In a recent farmdocsdaily article, “The US Safety Net, Crop Profitability, and a Floor on Cost of Production” by Carl Zulauf, Gary Schnitkey and Michael Langmeier, the authors pose the following question:
“Is the plunge since 1996 in US share of world corn, soybean, and wheat exports from 72% to 35%, 70% to 37%, and 33% to 14%, respectively, “a canary in the coal mine?”
Reading that analysis, we decided to examine the data in order to estimate the number of additional acres US farmers would have had to put into production to currently maintain the same export market share they had in 1996. The data we used came from the USDA, Foreign Agricultural Service, Production, Supply, and Distribution (PS&D) website.
To reduce the impact of the normal annual variability in production and exports we used three-year averages for our calculations: 1996-1998 for the earlier period and 2016-2018 for the latest years. We did not use 2019 forecast data because the final data are not available.
In addition, we used soybean complex (soybeans, soybean meal, and soybean oil) instead of soybeans because Brazil and Argentina export more soybeans in the form of meal and oil than the US does. We believe that using soybean complex gives a more complete picture of the market situation than using soybeans alone.
We found that US corn accounted for 68.6 percent of world exports in the 1996-1998 period, declining to 35.3 percent in the 2016-2018 period. These results differ little from the numbers presented by Zulauf, et. al. It is important to note that twenty years before the 1996-1998 period, US corn exports accounted for 81.6 percent of (1976-1978) world exports.
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Looking at soybean complex, the US accounted for 37.1 percent of world exports in the 1996-1998 period and 26.2 percent in the 2016-2018 period. By the 1996-1998 period, the US had already lost its dominance in world soybean complex markets. In the 1976-1978 period, the US accounted for 64.6 percent of world soybean complex exports.
For wheat, the US accounted for 26.9 percent of world exports in the 1996-1998 period and 14.6 percent in the 2016-2018 period. In the 1976-1978 period, the US accounted for 43.8 percent of world exports.
The data for US World Share of production and exports of corn, soybeans (complex), and wheat for the three comparison periods are shown in Table 1.
If the goal of US agricultural policy is for the country to maintain the share of world exports of corn, soybean complex, and wheat it had in the 1996-1998 period, US farmers would have needed 46.0 million acres more of cropland during each year of the 2016-2018 period to produce the additional exports needed.
Where would that extra cropland come from? Even if we eliminated the Conservation Reserve Program (CRP), we would still be some 14 million acres short; that does not take into account the likelihood that crops produced on CRP acres would not come up to the 2016-2018 US national average yields we used in making the calculation of additional acres needed.
If we wanted to maintain the share of the three crop exports, we had in the 1976-1978 period we would have needed 114 million dedicated to those crops in the 2016-2018 period, a near impossibility.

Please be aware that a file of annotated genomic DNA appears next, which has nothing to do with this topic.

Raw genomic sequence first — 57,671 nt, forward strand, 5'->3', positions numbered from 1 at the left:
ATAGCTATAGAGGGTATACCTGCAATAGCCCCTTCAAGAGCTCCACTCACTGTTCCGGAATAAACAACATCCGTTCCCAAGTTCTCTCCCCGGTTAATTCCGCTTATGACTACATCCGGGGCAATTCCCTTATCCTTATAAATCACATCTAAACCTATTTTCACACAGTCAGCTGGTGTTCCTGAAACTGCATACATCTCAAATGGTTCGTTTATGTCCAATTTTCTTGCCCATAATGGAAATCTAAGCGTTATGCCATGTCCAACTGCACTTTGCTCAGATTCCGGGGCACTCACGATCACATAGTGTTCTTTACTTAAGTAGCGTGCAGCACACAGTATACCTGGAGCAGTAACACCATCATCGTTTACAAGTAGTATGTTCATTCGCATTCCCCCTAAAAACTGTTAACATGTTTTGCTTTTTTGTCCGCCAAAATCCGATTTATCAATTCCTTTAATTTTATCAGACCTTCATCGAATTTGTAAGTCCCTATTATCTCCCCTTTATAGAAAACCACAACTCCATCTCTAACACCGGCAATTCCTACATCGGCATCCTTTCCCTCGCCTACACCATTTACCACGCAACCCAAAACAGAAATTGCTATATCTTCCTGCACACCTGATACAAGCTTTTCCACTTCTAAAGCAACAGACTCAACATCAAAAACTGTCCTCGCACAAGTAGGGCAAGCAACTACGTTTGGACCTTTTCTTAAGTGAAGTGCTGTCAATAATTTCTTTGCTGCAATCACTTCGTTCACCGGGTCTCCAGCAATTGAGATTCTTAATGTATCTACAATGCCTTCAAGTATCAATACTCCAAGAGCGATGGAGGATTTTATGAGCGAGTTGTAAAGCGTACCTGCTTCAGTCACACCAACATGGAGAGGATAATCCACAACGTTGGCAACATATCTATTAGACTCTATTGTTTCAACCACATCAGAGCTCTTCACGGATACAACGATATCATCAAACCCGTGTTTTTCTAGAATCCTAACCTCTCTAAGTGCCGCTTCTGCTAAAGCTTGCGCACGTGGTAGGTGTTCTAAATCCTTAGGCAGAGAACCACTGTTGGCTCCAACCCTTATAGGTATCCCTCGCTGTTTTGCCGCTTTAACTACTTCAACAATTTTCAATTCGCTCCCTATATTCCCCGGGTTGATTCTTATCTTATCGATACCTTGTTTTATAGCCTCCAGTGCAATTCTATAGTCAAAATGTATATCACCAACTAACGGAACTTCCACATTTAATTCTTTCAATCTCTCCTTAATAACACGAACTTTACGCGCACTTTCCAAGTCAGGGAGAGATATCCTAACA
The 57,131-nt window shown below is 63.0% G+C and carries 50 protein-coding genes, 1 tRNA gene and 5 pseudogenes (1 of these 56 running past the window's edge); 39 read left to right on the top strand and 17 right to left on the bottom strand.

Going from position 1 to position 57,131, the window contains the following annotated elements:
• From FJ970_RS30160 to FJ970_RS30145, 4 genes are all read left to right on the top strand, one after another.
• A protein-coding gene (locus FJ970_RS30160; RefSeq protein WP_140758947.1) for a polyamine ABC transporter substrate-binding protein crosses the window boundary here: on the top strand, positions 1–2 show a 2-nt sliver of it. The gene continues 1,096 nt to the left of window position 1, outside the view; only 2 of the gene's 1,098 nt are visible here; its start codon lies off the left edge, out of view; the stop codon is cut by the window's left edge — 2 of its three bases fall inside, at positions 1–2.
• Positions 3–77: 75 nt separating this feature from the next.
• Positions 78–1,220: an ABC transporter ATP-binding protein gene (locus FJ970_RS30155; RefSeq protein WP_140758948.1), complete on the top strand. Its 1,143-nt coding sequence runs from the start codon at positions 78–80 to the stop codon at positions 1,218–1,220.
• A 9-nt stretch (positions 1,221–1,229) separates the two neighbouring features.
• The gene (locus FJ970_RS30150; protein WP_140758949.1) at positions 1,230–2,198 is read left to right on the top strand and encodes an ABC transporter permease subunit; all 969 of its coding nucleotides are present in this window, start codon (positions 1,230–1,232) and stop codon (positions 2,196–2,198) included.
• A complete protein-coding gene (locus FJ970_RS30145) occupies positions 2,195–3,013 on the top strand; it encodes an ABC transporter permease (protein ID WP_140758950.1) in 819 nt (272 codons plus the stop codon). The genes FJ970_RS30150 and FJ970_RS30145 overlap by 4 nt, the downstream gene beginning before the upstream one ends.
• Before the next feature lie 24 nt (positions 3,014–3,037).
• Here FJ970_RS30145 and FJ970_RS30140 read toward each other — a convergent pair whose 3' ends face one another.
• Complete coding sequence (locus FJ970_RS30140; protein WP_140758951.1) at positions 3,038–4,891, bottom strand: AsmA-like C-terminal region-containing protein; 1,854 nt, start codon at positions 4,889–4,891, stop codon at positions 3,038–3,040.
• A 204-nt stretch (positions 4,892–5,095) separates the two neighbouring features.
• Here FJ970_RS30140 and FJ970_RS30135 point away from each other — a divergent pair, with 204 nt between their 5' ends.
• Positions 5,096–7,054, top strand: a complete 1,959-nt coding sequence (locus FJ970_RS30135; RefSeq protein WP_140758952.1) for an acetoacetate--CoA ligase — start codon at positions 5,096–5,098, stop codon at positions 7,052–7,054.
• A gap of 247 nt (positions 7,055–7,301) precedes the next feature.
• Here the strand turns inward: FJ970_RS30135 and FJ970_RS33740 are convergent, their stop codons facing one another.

We have been seeking to maintain the US share of world crop exports for a long time and under various policy instruments and yet the US share has inexorably declined.
Changing a few words from the computer keyboard of Paul Krugman, we are arguing that maintaining market share in world corn, soybean, and wheat exports is a Zombie idea.
Krugman describes a Zombie Idea as an idea that persists no matter how many times evidence should have killed it; it just keeps shambling along, leading some economists and politicians to policy solutions with no connection to reality.
In ag policy the Zombie idea is that lowering the US price will increase or at least maintain export market share. We saw this with the 1985 Farm Bill where we lowered the loan rate in order to “recapture ‘our’ export markets.” The lower rates were continued in the 1990 Farm Bill with some tweaks on providing extra income to farmers.
These changes did not work so we doubled down and adopted the 1996 Farm Bill with farmers only receiving declining AMTA payments. We all saw how well that worked.
The only thing that made any difference was the adoption of the Renewable Fuels Standard, and that had an upper limit of price-effectiveness. For the past 5 years farmers have been producing crops at prices well below the full cost of production and still our share of world major crop markets continues to decline.
Even with these results, many ag economists and politicians continue to repeat the Zombie idea that lower crop prices will allow US farmers to increase (or at least maintain) their share of US corn, soybean complex, and wheat markets.
The question is: How much contrary evidence will be required to finally vaporize this Zombie fantasy?
Dr. Harwood D. Schaffer: Adjunct Research Assistant Professor, Sociology Department, University of Tennessee and Director, Agricultural Policy Analysis Center. Dr. Daryll E. Ray: Emeritus Professor, Institute of Agriculture, University of Tennessee and Retired Director, Agricultural Policy Analysis Center. Email: email@example.com and firstname.lastname@example.org; http://www.agpolicy.org.